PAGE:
The three cabins sit in a row next to each other on the path facing the pond. During the time we have been given to work out a plan, there is much racket in this area of camp — sounds of furniture being moved; stamping, dropping and dragging on bare wood floors; shrieks of laughter, often surprise.

Our first showing is Friday night, after dinner. We start at Ali and Tavia’s cabin. Peering in from the front porch windows, we catch them propelling themselves through the space: back and forth between rooms, up and down in the expanse of vertical cabin space (we later learn Tavia had actually thought of climbing up on one of the ceiling beams), out of the rockers, onto the floor. Their work is a blend of activity and stillness — and — creates a sense of remote intimacy. This combination is reflected back to us, regularly, from camp. Now we find it concentrated in their dance.

Watching Tzvetta and Rishawna in their cabin dance is like being drawn into another time. Something about their humming, how it penetrates the quiet — how they bring it up and then drop it in the silence again — seems to echo that forsaken cry of the loons, connecting interior space to exterior space. The second part of their dance we view from the path. For the entire presentation, they are framed in the cabin’s window; their only light is a candle. With ghostly inaccuracy, we sense their dance more than we see it. In the darkness of camp, we are left to wonder: Who really inhabits that cabin?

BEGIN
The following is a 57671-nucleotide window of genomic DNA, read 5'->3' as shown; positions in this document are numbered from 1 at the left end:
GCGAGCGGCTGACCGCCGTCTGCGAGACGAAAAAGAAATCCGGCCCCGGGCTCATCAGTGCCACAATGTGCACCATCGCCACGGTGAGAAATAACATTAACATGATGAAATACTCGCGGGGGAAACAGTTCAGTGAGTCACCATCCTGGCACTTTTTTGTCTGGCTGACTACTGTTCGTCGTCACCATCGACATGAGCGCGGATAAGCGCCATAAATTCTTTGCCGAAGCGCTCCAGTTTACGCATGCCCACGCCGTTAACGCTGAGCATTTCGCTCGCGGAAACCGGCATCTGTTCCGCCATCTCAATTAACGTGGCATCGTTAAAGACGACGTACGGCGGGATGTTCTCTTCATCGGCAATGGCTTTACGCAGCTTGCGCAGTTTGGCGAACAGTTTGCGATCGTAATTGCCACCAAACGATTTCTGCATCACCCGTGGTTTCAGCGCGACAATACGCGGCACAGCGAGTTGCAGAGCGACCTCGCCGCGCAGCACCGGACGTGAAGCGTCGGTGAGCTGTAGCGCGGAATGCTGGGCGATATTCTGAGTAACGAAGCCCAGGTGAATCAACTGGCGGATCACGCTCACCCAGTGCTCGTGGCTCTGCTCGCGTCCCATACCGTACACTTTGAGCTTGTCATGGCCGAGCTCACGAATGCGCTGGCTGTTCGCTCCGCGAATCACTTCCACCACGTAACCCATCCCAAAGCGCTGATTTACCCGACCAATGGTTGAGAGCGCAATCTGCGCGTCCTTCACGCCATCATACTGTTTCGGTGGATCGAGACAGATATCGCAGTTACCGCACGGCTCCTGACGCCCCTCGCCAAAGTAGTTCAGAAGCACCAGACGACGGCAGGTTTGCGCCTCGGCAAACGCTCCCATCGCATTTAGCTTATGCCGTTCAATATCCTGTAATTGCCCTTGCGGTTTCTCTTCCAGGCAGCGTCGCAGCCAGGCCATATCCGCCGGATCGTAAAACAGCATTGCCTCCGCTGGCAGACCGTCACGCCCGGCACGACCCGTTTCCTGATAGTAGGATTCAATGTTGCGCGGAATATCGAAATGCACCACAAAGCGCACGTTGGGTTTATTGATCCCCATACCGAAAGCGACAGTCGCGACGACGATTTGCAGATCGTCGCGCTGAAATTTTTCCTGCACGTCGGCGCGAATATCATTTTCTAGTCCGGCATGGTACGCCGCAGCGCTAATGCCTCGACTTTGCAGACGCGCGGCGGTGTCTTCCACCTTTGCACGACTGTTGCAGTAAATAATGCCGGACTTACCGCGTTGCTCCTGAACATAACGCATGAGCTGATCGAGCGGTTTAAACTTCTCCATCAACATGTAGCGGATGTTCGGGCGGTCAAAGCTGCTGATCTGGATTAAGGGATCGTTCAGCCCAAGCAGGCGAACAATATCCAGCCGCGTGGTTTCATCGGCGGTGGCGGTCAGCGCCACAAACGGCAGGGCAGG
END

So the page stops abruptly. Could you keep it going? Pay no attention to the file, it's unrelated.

Amelia and I take the humorous track. It didn’t start that way, but who can be serious next to Amelia’s infectious playfulness. Besides, she had picked up costumes for us: matching checkered shirts — at the dump. So we create a sort of “Adams Family goes to camp” scenario and hang from the walls, make repeated and unexpected use of the space under the beds, and take advantage of creaking doors and floors.

Three stories are revealed. There must be hundreds more.

Moving toward the end

It’s Saturday — last day of camp. We have invited the Bates “campers” to come up and take a look at an accumulation of ideas, images and short compositional delights created over the past five days. One lesson learned (quickly) dancing in the woods is that it doesn’t take much to create interest. There is so much liveliness in the space already, so much motion. Sara and Patrik guide visitors through camp. They come across Tavia’s group dance, a chorus rising up out of the rocks, into the height of the trees and descending back out of view again; Alice’s tableau, a tree with human roots; KayCee’s lesson on the Zen of lifting a log; Ali’s Butoh slow rock dance; Tzvetta and Amelia’s precision diving board dancing; Rishawna, Alice and KayCee’s underwater dance, green-blue water cradling multidirectional and somewhat distorted flow of limbs, hair, breasts — a disorienting mixture of human form and pure motional design. It is a delicious showing. All of this is punctuated by Sara and Patrik’s dance at water’s edge; an invitation is extended to onlookers to dive into the depths of the performance itself. And they do.

A fitting end to camp.